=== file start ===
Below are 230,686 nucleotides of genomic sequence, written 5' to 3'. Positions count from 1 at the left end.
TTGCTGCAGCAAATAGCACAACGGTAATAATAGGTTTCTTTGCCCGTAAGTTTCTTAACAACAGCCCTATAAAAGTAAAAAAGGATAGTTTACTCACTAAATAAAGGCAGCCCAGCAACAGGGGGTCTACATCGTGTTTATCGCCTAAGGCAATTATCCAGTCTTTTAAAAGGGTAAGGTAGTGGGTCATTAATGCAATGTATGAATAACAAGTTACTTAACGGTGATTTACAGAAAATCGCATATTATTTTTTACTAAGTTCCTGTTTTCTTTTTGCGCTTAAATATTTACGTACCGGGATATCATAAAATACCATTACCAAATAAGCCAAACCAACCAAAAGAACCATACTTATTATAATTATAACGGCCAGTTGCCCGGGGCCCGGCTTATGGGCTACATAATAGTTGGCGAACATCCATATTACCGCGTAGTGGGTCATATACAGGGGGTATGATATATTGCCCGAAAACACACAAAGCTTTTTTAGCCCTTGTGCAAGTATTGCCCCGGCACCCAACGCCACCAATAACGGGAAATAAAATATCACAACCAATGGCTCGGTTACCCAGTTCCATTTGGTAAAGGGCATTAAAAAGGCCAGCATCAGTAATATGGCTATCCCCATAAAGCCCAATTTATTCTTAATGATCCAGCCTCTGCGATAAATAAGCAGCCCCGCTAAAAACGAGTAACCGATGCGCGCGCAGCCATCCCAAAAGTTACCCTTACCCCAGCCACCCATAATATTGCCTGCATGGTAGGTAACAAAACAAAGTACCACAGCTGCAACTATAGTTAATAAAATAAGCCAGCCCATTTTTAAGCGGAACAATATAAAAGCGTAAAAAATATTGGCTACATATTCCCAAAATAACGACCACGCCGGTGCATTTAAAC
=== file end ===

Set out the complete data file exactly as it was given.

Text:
Below are 230,686 nucleotides of genomic sequence, written 5' to 3'. Positions count from 1 at the left end.
TTGCTGCAGCAAATAGCACAACGGTAATAATAGGTTTCTTTGCCCGTAAGTTTCTTAACAACAGCCCTATAAAAGTAAAAAAGGATAGTTTACTCACTAAATAAAGGCAGCCCAGCAACAGGGGGTCTACATCGTGTTTATCGCCTAAGGCAATTATCCAGTCTTTTAAAAGGGTAAGGTAGTGGGTCATTAATGCAATGTATGAATAACAAGTTACTTAACGGTGATTTACAGAAAATCGCATATTATTTTTTACTAAGTTCCTGTTTTCTTTTTGCGCTTAAATATTTACGTACCGGGATATCATAAAATACCATTACCAAATAAGCCAAACCAACCAAAAGAACCATACTTATTATAATTATAACGGCCAGTTGCCCGGGGCCCGGCTTATGGGCTACATAATAGTTGGCGAACATCCATATTACCGCGTAGTGGGTCATATACAGGGGGTATGATATATTGCCCGAAAACACACAAAGCTTTTTTAGCCCTTGTGCAAGTATTGCCCCGGCACCCAACGCCACCAATAACGGGAAATAAAATATCACAACCAATGGCTCGGTTACCCAGTTCCATTTGGTAAAGGGCATTAAAAAGGCCAGCATCAGTAATATGGCTATCCCCATAAAGCCCAATTTATTCTTAATGATCCAGCCTCTGCGATAAATAAGCAGCCCCGCTAAAAACGAGTAACCGATGCGCGCGCAGCCATCCCAAAAGTTACCCTTACCCCAGCCACCCATAATATTGCCTGCATGGTAGGTAACAAAACAAAGTACCACAGCTGCAACTATAGTTAATAAAATAAGCCAGCCCATTTTTAAGCGGAACAATATAAAAGCGTAAAAAATATTGGCTACATATTCCCAAAATAACGACCACGCCGGTGCATTTAAAC